Selfishness: K Saraswathi Amma


“My folks are making a fuss. About getting married.”

He said that brusquely, irritated by her distraction.

“I am not deaf,” she bantered merrily, “Are you sore that I am not adding my bit to the family’s pushing?”

“I give up. What else to do with people who jest so?” His tone lost the harshness and took on a hint of complaint. “Laugh all you want. You won’t be able to laugh with me like this for very long.”

“Won’t be able to laugh like this with you? What to do in that case but give up? Okay, I’ll find someone else to look on while I laugh!”

She was holding an infant in her arms. She now gently tossed it up and down a few times, catching it as it came down. The little one broke into peals of delighted laughter. She kissed the baby all over its rosy round body. Looking on, he asked resentfully, “Yes, yes, isn’t it alright to borrow somebody else’s baby forever and have fun?”

She held the infant close and gazed at him unblinkingly. “If our families don’t agree, won’t it be hell for us both?”

“No, it will be heaven sans biting ants– a katturumbu-less paradise.”*  He began to feel glad now that she was coming round to a discussion. “We’ll live happily together!”

“And to eat? Fine beach sand?”

“First-rate rice and sweetmeats!”

“The money for that? Which fool is going to be our perpetual creditor?”

“What for? Don’t I get a salary?”

Her bright face dimmed a little. “You got a job?”

“Yes, didn’t Chechi tell you?”

“No.” She was silent for a few moments. “Who’s the girl your family’s chosen?”

“A tehsildar’s daughter. In college now. A beauty, they say. Pressure from Chechi.”

“You didn’t see her?”

“Why should I go around looking at random girls?”

The infant’s fair cheeks turned pink with her kisses. She mused, “Tehsildar’s daughter … you’ll get a promotion easily with her…”

That too didn’t faze him. “Why should I seek promotions that kill one’s joy?”

She fell silent, as if immersed in thought. Seeing her frown, the infant began to squirm and cry. An eight-year-old boy appeared, hearing it wail. “Chechi, Amma said to take Mani to her,” he said, and took the baby away. The little one threw her a sad glance from her brother’s shoulder. She followed them with her eyes till they disappeared in the distance. He noticed, and asked: “Why are you looking on so greedily? When you have one of your own …”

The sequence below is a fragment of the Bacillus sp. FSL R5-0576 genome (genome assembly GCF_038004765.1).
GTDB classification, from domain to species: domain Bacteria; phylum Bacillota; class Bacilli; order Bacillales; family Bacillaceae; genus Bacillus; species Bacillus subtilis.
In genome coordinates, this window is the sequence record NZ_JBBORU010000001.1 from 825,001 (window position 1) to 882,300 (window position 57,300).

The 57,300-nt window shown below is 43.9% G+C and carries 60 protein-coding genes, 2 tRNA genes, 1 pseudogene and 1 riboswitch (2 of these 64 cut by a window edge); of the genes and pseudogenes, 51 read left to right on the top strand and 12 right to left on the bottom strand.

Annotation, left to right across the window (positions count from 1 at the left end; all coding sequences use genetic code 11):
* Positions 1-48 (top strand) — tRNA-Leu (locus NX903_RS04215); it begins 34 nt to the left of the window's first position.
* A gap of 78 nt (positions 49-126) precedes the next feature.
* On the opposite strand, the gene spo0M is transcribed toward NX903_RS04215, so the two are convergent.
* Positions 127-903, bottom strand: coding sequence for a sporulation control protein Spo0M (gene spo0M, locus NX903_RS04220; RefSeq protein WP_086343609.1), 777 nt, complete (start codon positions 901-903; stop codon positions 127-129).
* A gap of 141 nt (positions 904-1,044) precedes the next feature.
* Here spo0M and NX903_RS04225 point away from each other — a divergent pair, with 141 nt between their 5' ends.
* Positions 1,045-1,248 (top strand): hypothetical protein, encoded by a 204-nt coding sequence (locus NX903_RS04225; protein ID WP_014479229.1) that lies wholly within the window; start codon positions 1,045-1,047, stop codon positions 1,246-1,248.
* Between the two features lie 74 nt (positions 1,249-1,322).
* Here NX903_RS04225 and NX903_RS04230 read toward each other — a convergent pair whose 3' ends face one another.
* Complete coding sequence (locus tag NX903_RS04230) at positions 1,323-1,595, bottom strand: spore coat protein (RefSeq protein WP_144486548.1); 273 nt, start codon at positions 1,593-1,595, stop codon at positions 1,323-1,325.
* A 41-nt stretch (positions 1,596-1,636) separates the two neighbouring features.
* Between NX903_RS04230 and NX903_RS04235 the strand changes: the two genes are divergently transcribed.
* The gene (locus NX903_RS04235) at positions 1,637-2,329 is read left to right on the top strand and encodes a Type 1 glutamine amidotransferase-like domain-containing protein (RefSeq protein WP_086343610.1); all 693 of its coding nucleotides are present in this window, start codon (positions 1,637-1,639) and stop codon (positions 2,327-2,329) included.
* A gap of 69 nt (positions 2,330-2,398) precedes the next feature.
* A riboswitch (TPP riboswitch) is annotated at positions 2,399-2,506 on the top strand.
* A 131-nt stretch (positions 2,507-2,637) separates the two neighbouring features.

“It is not enough to play with it while it smiles! Also must be picked up and comforted when it bawls!”

“I am not going to argue. Say something soon, I have to go!”

“Not coming to my house?”

“No. The happy tidings I was bringing to offer to your mother …”

“ … have been dashed to the ground by the daughter, right?”

He threw her a furious look.

She said, “Even if the daughter doesn’t it dash it down, someone else will – who knows, maybe you will, yourself? Is there any guarantee? Also, this sacred offering of today, what if it looks like crap some time later?”

Seeing that her question had hurt him, she smiled again and asked, “Why are you so keen to reach the state of the unluckiest person in the world?”

“To me, it is the biggest stroke of luck in the world.”

“Don’t trust that thought. In the end …”

“I’ve no interest in Vedanta,” he was impatient now. ”I am here on leave from work just to ask you this question. Till now your excuse was that I had no job. What do you aim to say now?”

“When do you have to return?” She asked, as if disarmed now.

“By tomorrow evening, the latest. Will the higher-ups like it if newcomers start going on leave so soon?”

The shadows grew longer. The sun sank below the trees and began to disappear. She sighed, then smiled, and said, “Oh, it’s so late – no time for a bath even. Come to these steps this time tomorrow? I’ll tell you all I have to say.”

She turned to walk towards the steps by the river. He caught her arm. Her carelessly-tied tresses fell loose on his arm. He kissed ardently those abundant curls and the petite palm that lay so snugly in his hands and said:

“On those words my happiness rests.”

When she regained the power to speak, she said, “Let me go. Any more delay, and it will be very dark when I return from my dip.”

He released her, reluctantly.